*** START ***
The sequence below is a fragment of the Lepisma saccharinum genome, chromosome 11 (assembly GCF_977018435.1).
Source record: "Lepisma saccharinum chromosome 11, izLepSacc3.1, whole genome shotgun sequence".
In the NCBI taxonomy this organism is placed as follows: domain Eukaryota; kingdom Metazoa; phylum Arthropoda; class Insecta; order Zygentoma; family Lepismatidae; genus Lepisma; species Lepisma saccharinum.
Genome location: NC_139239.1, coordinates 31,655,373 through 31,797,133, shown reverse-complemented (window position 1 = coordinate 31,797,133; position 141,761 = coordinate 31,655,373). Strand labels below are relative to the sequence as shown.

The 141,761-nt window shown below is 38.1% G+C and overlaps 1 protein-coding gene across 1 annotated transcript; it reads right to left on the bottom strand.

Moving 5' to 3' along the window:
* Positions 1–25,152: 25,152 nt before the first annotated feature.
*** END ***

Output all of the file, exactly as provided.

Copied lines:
The sequence below is a fragment of the Lepisma saccharinum genome, chromosome 11 (assembly GCF_977018435.1).
Source record: "Lepisma saccharinum chromosome 11, izLepSacc3.1, whole genome shotgun sequence".
In the NCBI taxonomy this organism is placed as follows: domain Eukaryota; kingdom Metazoa; phylum Arthropoda; class Insecta; order Zygentoma; family Lepismatidae; genus Lepisma; species Lepisma saccharinum.
Genome location: NC_139239.1, coordinates 31,655,373 through 31,797,133, shown reverse-complemented (window position 1 = coordinate 31,797,133; position 141,761 = coordinate 31,655,373). Strand labels below are relative to the sequence as shown.

The 141,761-nt window shown below is 38.1% G+C and overlaps 1 protein-coding gene across 1 annotated transcript; it reads right to left on the bottom strand.

Moving 5' to 3' along the window:
* Positions 1–25,152: 25,152 nt before the first annotated feature.